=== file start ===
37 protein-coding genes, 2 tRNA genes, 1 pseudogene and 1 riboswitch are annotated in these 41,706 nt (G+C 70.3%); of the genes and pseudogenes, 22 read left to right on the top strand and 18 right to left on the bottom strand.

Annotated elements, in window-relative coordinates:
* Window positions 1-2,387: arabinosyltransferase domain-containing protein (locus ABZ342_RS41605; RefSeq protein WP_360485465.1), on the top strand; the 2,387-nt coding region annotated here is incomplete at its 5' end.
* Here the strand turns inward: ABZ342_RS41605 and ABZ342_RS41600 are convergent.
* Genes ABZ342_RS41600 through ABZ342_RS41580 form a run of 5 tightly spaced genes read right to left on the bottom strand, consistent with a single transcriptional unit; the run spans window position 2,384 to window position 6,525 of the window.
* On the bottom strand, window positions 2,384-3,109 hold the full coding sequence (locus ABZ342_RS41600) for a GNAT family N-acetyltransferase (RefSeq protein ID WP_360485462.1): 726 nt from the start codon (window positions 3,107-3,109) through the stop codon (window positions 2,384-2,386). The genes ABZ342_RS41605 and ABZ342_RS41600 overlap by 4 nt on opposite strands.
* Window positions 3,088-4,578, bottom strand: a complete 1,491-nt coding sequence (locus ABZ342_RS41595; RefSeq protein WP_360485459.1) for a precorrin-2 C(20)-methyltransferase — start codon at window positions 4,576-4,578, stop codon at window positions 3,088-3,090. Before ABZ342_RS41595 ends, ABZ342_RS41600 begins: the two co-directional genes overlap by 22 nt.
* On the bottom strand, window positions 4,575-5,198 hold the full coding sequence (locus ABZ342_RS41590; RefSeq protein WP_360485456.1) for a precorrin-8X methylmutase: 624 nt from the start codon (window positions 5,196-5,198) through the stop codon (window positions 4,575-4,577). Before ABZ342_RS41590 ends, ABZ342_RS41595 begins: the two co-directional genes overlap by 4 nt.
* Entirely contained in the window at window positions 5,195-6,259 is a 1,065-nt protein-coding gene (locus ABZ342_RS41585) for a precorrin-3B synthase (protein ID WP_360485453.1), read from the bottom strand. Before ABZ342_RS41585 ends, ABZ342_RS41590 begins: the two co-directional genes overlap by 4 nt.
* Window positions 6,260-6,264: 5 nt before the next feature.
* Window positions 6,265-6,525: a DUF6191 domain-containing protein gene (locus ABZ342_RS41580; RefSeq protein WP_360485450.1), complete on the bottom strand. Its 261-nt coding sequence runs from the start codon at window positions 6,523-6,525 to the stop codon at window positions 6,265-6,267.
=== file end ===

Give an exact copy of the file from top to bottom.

37 protein-coding genes, 2 tRNA genes, 1 pseudogene and 1 riboswitch are annotated in these 41,706 nt (G+C 70.3%); of the genes and pseudogenes, 22 read left to right on the top strand and 18 right to left on the bottom strand.

Annotated elements, in window-relative coordinates:
* Window positions 1-2,387: arabinosyltransferase domain-containing protein (locus ABZ342_RS41605; RefSeq protein WP_360485465.1), on the top strand; the 2,387-nt coding region annotated here is incomplete at its 5' end.
* Here the strand turns inward: ABZ342_RS41605 and ABZ342_RS41600 are convergent.
* Genes ABZ342_RS41600 through ABZ342_RS41580 form a run of 5 tightly spaced genes read right to left on the bottom strand, consistent with a single transcriptional unit; the run spans window position 2,384 to window position 6,525 of the window.
* On the bottom strand, window positions 2,384-3,109 hold the full coding sequence (locus ABZ342_RS41600) for a GNAT family N-acetyltransferase (RefSeq protein ID WP_360485462.1): 726 nt from the start codon (window positions 3,107-3,109) through the stop codon (window positions 2,384-2,386). The genes ABZ342_RS41605 and ABZ342_RS41600 overlap by 4 nt on opposite strands.
* Window positions 3,088-4,578, bottom strand: a complete 1,491-nt coding sequence (locus ABZ342_RS41595; RefSeq protein WP_360485459.1) for a precorrin-2 C(20)-methyltransferase — start codon at window positions 4,576-4,578, stop codon at window positions 3,088-3,090. Before ABZ342_RS41595 ends, ABZ342_RS41600 begins: the two co-directional genes overlap by 22 nt.
* On the bottom strand, window positions 4,575-5,198 hold the full coding sequence (locus ABZ342_RS41590; RefSeq protein WP_360485456.1) for a precorrin-8X methylmutase: 624 nt from the start codon (window positions 5,196-5,198) through the stop codon (window positions 4,575-4,577). Before ABZ342_RS41590 ends, ABZ342_RS41595 begins: the two co-directional genes overlap by 4 nt.
* Entirely contained in the window at window positions 5,195-6,259 is a 1,065-nt protein-coding gene (locus ABZ342_RS41585) for a precorrin-3B synthase (protein ID WP_360485453.1), read from the bottom strand. Before ABZ342_RS41585 ends, ABZ342_RS41590 begins: the two co-directional genes overlap by 4 nt.
* Window positions 6,260-6,264: 5 nt before the next feature.
* Window positions 6,265-6,525: a DUF6191 domain-containing protein gene (locus ABZ342_RS41580; RefSeq protein WP_360485450.1), complete on the bottom strand. Its 261-nt coding sequence runs from the start codon at window positions 6,523-6,525 to the stop codon at window positions 6,265-6,267.